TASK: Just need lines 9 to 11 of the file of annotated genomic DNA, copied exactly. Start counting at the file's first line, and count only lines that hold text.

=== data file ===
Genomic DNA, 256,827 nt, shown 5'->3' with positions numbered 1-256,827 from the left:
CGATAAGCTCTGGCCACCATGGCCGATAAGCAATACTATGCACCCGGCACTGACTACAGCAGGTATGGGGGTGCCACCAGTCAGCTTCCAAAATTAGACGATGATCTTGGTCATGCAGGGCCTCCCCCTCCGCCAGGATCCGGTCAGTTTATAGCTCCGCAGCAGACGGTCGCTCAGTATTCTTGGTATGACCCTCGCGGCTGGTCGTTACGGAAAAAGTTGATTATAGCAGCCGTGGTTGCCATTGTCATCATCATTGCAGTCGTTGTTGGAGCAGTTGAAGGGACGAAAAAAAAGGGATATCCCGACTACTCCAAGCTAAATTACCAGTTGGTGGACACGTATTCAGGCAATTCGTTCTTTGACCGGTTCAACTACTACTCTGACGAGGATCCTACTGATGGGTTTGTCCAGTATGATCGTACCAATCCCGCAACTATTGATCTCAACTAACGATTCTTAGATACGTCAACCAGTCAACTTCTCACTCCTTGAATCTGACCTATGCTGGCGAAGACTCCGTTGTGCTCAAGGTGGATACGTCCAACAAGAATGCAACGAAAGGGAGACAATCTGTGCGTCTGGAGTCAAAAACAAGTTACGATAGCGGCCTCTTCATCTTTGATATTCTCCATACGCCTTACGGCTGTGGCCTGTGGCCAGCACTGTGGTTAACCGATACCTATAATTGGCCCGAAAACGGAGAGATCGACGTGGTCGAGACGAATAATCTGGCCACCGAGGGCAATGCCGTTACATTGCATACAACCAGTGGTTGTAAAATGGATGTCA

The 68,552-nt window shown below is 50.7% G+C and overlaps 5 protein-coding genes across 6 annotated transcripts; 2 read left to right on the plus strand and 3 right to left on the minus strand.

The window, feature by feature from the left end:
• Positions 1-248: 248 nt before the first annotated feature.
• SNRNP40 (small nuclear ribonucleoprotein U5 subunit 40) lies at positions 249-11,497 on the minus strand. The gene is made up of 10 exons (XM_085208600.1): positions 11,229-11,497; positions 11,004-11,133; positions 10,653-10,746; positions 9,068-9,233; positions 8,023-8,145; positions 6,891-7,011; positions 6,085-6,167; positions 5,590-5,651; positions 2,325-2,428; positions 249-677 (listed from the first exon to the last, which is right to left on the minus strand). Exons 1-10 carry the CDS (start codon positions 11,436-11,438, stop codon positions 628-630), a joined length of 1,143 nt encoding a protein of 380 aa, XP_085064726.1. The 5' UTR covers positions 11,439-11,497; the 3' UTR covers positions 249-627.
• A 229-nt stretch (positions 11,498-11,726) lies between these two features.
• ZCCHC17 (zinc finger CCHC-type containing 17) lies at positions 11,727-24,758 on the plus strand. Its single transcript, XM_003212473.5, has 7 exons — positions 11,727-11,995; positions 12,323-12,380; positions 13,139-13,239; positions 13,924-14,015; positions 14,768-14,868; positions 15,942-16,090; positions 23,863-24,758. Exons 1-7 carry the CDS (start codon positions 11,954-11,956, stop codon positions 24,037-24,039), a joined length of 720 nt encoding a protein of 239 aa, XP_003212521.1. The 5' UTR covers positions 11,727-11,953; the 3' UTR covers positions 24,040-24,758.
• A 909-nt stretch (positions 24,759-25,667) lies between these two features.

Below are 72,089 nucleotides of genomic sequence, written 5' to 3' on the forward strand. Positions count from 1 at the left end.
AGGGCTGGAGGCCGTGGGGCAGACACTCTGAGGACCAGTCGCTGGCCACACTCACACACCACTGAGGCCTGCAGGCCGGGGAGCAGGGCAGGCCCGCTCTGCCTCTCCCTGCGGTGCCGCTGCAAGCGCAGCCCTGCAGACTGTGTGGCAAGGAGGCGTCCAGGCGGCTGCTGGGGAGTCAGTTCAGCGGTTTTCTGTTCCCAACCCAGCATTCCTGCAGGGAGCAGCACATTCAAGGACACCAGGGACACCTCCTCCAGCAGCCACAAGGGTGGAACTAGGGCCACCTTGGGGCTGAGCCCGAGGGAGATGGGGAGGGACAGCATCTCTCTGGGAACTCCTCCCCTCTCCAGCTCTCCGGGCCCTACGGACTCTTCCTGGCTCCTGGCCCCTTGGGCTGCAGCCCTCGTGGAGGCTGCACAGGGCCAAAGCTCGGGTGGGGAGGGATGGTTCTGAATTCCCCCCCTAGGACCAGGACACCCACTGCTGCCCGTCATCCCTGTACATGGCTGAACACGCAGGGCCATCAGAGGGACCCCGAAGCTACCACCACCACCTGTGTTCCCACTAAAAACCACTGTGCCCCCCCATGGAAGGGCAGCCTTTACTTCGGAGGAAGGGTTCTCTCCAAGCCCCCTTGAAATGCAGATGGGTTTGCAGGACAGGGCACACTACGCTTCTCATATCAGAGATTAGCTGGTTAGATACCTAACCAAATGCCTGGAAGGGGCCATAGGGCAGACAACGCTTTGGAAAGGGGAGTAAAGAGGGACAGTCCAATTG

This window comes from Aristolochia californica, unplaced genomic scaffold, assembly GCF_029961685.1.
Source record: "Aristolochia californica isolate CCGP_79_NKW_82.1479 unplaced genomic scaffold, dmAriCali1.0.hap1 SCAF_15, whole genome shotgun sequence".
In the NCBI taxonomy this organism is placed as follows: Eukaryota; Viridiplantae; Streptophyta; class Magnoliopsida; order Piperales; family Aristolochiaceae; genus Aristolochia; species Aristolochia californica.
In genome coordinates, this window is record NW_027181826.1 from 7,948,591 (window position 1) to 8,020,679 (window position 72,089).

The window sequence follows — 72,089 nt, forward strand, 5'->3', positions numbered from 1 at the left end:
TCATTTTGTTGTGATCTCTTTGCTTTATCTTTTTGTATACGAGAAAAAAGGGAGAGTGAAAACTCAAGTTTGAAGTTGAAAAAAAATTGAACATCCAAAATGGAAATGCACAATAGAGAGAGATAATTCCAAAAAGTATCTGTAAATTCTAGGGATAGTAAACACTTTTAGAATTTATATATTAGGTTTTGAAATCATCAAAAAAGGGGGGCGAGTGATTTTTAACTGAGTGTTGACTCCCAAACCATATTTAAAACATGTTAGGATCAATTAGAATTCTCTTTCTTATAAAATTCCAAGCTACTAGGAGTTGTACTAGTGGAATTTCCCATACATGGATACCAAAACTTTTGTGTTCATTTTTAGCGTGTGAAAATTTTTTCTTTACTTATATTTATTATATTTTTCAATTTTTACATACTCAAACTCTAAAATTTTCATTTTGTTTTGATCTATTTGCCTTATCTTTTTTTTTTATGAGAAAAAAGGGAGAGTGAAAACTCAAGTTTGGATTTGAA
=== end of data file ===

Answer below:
• A 909-nt stretch (positions 24,759-25,667) lies between these two features.

Below are 72,089 nucleotides of genomic sequence, written 5' to 3' on the forward strand. Positions count from 1 at the left end.
AGGGCTGGAGGCCGTGGGGCAGACACTCTGAGGACCAGTCGCTGGCCACACTCACACACCACTGAGGCCTGCAGGCCGGGGAGCAGGGCAGGCCCGCTCTGCCTCTCCCTGCGGTGCCGCTGCAAGCGCAGCCCTGCAGACTGTGTGGCAAGGAGGCGTCCAGGCGGCTGCTGGGGAGTCAGTTCAGCGGTTTTCTGTTCCCAACCCAGCATTCCTGCAGGGAGCAGCACATTCAAGGACACCAGGGACACCTCCTCCAGCAGCCACAAGGGTGGAACTAGGGCCACCTTGGGGCTGAGCCCGAGGGAGATGGGGAGGGACAGCATCTCTCTGGGAACTCCTCCCCTCTCCAGCTCTCCGGGCCCTACGGACTCTTCCTGGCTCCTGGCCCCTTGGGCTGCAGCCCTCGTGGAGGCTGCACAGGGCCAAAGCTCGGGTGGGGAGGGATGGTTCTGAATTCCCCCCCTAGGACCAGGACACCCACTGCTGCCCGTCATCCCTGTACATGGCTGAACACGCAGGGCCATCAGAGGGACCCCGAAGCTACCACCACCACCTGTGTTCCCACTAAAAACCACTGTGCCCCCCCATGGAAGGGCAGCCTTTACTTCGGAGGAAGGGTTCTCTCCAAGCCCCCTTGAAATGCAGATGGGTTTGCAGGACAGGGCACACTACGCTTCTCATATCAGAGATTAGCTGGTTAGATACCTAACCAAATGCCTGGAAGGGGCCATAGGGCAGACAACGCTTTGGAAAGGGGAGTAAAGAGGGACAGTCCAATTG